GIBBINGS: Oh, yeah. I mean at the University of Strathclyde and the advanced concept team, we're developing technologies and approaches to (unintelligible) asteroids. This ranges from ablation where you use an intense laser beam to sublimate the surface of the asteroid, (unintelligible) that pushes against the asteroid for deflection; (unintelligible) approaches where you (unintelligible) surface spacecraft or even a nuclear warhead towards the asteroid (unintelligible) distraction. We've also recently supposed a concept called smart cloud that provides deflection through the release of a high-velocity dense cloud of low-mass small-sized particles, and...
FLATOW: So you send a rocket out to it, and you release a cloud of small particles around it?
GIBBINGS: Yes. We would use another spacecraft that would approach the asteroid on a collision course, and this would release a dense cloud of small-sized particles, of millions and millions of (unintelligible) spacecraft on (unintelligible) chip substructures. And each chip set is passively operated and able to provide local (unintelligible) maneuvering. And together, that would impact the asteroid (unintelligible) big cloud, and that would impart momentum to deflect the asteroid.
FLATOW: How far away, and how many years away or far away would you have to discover this asteroid before you could do this?
GIBBINGS: Sure. I mean at the moment we're using a model based on an asteroid that is eight and a half, nine years in advance. And it is a long-duration mission because, obviously, you have to fly to the asteroid, rendezvous there, and then release this cloud. And the cloud itself will be very, very dense with lots and lots of small particles. At the moment, we're working on simulations where the cloud (unintelligible) 626.5(pn) million particles.
GIBBINGS: Each particle is 7.5 milligrams each, and that's developed from work being created in Cornell University. And the reason it's beneficial is because it provides lots of little impacts of momentum, which is below the deflection limit of asteroids. You don't get any risk of...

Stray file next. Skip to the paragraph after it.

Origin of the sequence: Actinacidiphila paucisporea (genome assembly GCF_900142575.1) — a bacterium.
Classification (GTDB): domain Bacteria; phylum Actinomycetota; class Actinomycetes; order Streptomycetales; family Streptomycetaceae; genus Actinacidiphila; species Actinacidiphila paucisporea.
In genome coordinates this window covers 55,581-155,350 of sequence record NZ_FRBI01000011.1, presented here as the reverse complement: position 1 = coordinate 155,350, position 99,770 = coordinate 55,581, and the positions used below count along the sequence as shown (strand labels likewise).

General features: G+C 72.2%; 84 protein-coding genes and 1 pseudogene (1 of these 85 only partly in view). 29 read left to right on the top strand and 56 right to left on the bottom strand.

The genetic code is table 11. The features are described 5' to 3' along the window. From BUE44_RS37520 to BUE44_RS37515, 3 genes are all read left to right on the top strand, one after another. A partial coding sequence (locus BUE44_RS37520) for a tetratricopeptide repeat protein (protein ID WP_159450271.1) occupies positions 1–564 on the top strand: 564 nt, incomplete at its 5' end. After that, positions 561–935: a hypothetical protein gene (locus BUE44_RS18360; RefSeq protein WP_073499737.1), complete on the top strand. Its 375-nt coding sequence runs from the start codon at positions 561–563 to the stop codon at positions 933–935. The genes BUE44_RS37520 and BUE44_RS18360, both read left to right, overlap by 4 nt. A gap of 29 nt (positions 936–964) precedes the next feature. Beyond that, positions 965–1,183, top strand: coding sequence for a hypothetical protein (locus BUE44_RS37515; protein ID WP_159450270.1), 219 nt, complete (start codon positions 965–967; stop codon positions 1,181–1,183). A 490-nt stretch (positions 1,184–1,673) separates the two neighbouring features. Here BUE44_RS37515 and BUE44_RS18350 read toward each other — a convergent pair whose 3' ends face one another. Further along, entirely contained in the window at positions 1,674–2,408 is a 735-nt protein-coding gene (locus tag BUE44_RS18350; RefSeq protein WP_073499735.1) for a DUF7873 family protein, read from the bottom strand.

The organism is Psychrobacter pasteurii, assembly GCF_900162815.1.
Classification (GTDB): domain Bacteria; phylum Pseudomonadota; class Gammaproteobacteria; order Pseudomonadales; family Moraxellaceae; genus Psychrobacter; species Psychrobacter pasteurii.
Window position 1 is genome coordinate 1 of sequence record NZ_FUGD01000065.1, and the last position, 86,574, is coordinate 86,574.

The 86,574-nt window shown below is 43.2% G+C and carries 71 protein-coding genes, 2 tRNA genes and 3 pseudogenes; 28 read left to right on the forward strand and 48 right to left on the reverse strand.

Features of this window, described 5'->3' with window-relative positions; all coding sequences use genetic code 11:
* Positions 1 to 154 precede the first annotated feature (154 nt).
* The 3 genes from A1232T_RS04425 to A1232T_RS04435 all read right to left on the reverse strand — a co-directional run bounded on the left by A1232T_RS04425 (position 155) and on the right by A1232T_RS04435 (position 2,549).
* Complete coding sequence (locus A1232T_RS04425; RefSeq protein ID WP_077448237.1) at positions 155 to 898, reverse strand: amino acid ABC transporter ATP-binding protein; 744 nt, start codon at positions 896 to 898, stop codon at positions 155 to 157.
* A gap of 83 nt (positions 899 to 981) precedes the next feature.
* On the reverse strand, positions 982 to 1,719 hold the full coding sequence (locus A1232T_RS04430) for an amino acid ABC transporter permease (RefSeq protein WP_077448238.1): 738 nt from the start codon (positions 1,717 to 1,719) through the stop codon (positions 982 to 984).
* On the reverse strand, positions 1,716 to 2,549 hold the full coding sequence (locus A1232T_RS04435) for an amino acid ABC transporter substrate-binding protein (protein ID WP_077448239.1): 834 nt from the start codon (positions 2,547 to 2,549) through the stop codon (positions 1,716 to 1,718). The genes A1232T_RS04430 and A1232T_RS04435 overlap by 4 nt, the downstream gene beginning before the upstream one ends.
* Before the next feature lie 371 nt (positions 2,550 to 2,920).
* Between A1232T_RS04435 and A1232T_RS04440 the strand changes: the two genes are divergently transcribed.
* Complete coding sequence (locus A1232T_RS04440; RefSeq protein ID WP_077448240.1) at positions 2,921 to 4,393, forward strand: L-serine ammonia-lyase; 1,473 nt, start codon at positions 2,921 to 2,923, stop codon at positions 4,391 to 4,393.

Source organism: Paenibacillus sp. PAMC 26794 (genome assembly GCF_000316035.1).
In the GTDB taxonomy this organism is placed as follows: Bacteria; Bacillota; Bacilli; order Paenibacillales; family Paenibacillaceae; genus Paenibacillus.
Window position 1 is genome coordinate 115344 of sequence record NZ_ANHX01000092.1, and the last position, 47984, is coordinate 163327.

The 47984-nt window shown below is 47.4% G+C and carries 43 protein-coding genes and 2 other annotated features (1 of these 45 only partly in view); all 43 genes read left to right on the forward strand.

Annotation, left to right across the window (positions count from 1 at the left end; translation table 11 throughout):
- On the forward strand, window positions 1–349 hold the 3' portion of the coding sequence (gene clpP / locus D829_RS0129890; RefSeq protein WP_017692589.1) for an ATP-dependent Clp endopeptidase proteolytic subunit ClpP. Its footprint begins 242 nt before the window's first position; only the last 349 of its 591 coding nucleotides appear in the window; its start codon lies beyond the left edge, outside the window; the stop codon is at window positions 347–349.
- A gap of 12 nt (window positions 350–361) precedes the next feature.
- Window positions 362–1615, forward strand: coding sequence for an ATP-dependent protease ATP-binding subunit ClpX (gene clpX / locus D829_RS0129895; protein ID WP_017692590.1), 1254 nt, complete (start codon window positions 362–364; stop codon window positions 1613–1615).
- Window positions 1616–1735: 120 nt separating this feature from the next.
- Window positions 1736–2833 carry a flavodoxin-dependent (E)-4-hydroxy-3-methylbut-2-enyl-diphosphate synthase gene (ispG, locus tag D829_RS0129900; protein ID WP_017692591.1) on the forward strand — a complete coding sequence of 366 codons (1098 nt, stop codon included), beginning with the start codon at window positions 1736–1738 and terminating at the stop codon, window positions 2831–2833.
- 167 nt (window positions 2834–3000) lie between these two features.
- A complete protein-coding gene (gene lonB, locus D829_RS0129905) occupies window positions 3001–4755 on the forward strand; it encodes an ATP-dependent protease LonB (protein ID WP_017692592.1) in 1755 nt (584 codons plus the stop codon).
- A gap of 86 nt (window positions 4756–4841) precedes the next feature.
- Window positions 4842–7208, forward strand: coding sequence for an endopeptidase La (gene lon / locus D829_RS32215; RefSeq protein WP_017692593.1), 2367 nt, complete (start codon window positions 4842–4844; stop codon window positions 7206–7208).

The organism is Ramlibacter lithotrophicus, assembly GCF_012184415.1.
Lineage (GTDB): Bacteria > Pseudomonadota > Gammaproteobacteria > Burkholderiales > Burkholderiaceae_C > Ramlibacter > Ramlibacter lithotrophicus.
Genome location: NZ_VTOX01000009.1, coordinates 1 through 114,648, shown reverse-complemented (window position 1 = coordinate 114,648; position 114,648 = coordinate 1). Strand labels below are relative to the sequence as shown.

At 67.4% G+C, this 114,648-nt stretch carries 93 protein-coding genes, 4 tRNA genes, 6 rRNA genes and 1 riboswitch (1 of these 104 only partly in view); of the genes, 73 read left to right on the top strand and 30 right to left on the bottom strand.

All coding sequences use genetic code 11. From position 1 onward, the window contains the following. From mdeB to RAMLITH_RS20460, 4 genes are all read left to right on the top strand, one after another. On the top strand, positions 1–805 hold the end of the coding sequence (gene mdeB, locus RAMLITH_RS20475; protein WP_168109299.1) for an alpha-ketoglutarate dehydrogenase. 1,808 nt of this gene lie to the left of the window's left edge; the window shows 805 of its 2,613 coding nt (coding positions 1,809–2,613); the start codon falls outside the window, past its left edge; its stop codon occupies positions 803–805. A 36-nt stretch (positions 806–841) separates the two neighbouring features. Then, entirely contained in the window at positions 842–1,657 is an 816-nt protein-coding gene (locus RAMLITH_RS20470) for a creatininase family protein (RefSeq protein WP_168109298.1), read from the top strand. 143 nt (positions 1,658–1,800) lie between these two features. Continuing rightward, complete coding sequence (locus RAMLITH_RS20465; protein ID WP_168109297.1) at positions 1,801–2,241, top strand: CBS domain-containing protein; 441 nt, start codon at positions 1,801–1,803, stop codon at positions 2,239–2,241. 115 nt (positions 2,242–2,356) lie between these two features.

FLATOW: No risk, yeah.
GIBBINGS: ...fragmentation, unwanted fragmentation. You know, you don't want your asteroids break up into multiple sections.
FLATOW: Not like they do it in the movies. Another idea...
FLATOW: Another idea you've been looking at is shooting lasers at the asteroid. How does that work?
GIBBINGS: Yes. And so what we would do, we would gain and reduces a small (unintelligible). And one day, we'll give the approaching asteroids. And then, we would either use a multiple laser beams or one laser beam, given the size and the composition of the asteroid, to sublimate the surface. And we're using the laser beam and then lasing(ph) on the surface and super heating the (unintelligible) in it's top form, the surface of the asteroid, directly from a solid to a gas and create a large fume of ejector, only a gaseous, much like a rocket exhaust in the standard methods of rocket propulsion. And this clear, big fueled-room(ph) reactor, which push against the asteroid. And slowly nudge it away. Again, similar to the smart cloud, it is a long duration of laser-glass(ph) method. So we'd need to know the asteroid's it's going to deflect kind of years in advance.
FLATOW: Years in advance.
GIBBINGS: So five, 10, 20 years in advance.
FLATOW: Wow. Well...
GIBBINGS: It's a very kind of gradual approach deflection.
FLATOW: Doctor Gibbings, thank you very much for taking time to be with us today. Good luck to you.
GIBBINGS: Thank you.
FLATOW: Alison Gibbings, Advanced Space Concepts Lab, at University of Strathclyde in Glasgow, U.K. We're going to come back and talk more about this asteroid and talk with Edward Lu. We'll talk about the hunting for asteroids, how we can see them a lot further out. Stay with us. We'll be right back after this break.
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FLATOW: This is SCIENCE FRIDAY. I'm Ira Flatow. We're covering live this hour an asteroid that's flying pass the Earth today. Asteroid 2012 DA14 made its closest approach, just - I'm going to say about - between 15, 16, 17 minutes ago. Its schedule was off because they really didn't know how - to the last minute, how close it was going to get, at what time. And we're following along here. You can follow our live feed at @sciencefriday.com/asteroidwatch. And we have been going around the world, with people, looking at it. Flora Lichtman is here with us, helping with coverage. Flora, where we're going next?
LICHTMAN: We're headed to Italia, next, to Gianluca Masi, who's from the Bellatrix Observatory in Ceccano, Italy. Welcome to SCIENCE FRIDAY, Gianluca.
GIANLUCA MASI: Hi. It's a pleasure for me. And good afternoon to all your friends, listening to your radio.
LICHTMAN: Thank you. Have you had any luck tracking the asteroid?
MASI: Well, in - tonight, we have been waiting for this asteroid, crossing the sky, from months. But right now, we have clouds in the sky. So at the moment, it is impossible for us to spy this asteroid, and it should be above the horizon, of course. Obviously, this already - it's already approached the (unintelligible) eastern. But, unfortunately, the clouds are even closer, and they are covering the objects right now. But I hope that - to see it in the evening, the sky will open. I see stars somewhere in the sky, but not in the right place, so still waiting.